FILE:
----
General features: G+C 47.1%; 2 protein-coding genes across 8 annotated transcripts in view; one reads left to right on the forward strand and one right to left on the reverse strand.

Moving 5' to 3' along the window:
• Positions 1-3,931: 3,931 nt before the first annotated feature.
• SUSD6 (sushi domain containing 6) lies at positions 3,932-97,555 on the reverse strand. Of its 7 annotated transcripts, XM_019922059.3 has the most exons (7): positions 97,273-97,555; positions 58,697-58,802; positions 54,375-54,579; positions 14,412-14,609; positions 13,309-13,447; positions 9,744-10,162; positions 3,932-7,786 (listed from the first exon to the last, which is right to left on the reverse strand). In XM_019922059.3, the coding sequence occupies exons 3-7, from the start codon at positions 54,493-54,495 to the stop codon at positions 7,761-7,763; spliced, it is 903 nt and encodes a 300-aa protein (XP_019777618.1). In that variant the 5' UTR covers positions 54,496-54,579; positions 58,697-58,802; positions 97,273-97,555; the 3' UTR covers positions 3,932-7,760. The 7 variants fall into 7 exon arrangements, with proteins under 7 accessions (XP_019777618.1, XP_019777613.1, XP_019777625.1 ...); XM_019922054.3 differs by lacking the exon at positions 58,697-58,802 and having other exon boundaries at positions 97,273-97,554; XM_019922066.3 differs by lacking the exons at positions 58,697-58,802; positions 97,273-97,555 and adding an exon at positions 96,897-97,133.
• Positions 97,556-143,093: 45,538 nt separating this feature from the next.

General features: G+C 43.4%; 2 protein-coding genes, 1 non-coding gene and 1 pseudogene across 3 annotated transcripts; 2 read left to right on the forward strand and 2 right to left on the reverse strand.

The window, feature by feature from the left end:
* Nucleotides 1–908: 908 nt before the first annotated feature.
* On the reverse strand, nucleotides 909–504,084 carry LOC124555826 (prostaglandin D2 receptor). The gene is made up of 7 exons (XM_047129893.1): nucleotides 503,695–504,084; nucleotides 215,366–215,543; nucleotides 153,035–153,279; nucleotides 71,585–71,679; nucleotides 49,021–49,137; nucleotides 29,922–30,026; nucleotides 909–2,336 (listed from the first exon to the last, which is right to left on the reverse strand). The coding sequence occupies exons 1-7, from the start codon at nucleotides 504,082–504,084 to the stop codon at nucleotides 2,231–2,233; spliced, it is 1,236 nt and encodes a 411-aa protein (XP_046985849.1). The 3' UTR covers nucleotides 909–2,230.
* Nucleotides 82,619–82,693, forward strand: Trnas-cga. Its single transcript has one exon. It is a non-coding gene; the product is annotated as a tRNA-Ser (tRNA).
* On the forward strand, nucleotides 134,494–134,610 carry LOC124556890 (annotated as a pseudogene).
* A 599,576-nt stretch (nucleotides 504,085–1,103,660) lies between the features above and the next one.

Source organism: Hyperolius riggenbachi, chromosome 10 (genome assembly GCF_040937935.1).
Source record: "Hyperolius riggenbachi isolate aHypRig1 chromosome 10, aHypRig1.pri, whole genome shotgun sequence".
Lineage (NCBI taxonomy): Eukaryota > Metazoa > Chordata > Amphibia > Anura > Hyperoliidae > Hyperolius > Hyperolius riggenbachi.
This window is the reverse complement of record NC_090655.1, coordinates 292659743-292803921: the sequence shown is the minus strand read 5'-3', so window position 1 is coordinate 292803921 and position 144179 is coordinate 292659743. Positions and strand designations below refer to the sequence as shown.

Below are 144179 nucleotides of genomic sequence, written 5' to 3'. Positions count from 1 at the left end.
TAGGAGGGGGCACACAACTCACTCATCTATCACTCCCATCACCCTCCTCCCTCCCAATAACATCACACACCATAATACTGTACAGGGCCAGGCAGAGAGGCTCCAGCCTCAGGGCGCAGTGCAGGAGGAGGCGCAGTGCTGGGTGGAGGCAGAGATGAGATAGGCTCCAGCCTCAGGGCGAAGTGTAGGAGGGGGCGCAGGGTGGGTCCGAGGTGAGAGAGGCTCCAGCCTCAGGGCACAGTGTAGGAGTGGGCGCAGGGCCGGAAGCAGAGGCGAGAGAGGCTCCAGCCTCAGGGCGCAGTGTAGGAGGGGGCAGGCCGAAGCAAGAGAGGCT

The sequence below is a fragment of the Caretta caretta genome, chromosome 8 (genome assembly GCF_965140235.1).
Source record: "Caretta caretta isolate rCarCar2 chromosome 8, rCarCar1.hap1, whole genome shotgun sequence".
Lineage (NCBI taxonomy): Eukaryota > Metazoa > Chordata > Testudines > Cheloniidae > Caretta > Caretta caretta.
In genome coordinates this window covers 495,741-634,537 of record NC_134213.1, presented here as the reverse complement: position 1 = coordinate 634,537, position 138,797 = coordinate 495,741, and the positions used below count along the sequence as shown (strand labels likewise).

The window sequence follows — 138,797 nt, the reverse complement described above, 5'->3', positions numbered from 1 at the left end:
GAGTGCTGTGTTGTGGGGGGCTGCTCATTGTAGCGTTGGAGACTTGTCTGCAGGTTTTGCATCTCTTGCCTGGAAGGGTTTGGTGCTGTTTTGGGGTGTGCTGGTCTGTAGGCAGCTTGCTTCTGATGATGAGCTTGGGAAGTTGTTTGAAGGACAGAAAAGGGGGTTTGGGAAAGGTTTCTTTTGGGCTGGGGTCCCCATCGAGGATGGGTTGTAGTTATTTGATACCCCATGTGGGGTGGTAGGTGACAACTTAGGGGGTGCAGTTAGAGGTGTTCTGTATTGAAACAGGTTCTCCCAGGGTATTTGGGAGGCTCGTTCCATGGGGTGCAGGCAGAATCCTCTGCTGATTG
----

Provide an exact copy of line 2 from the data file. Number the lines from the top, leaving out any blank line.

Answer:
Moving 5' to 3' along the window: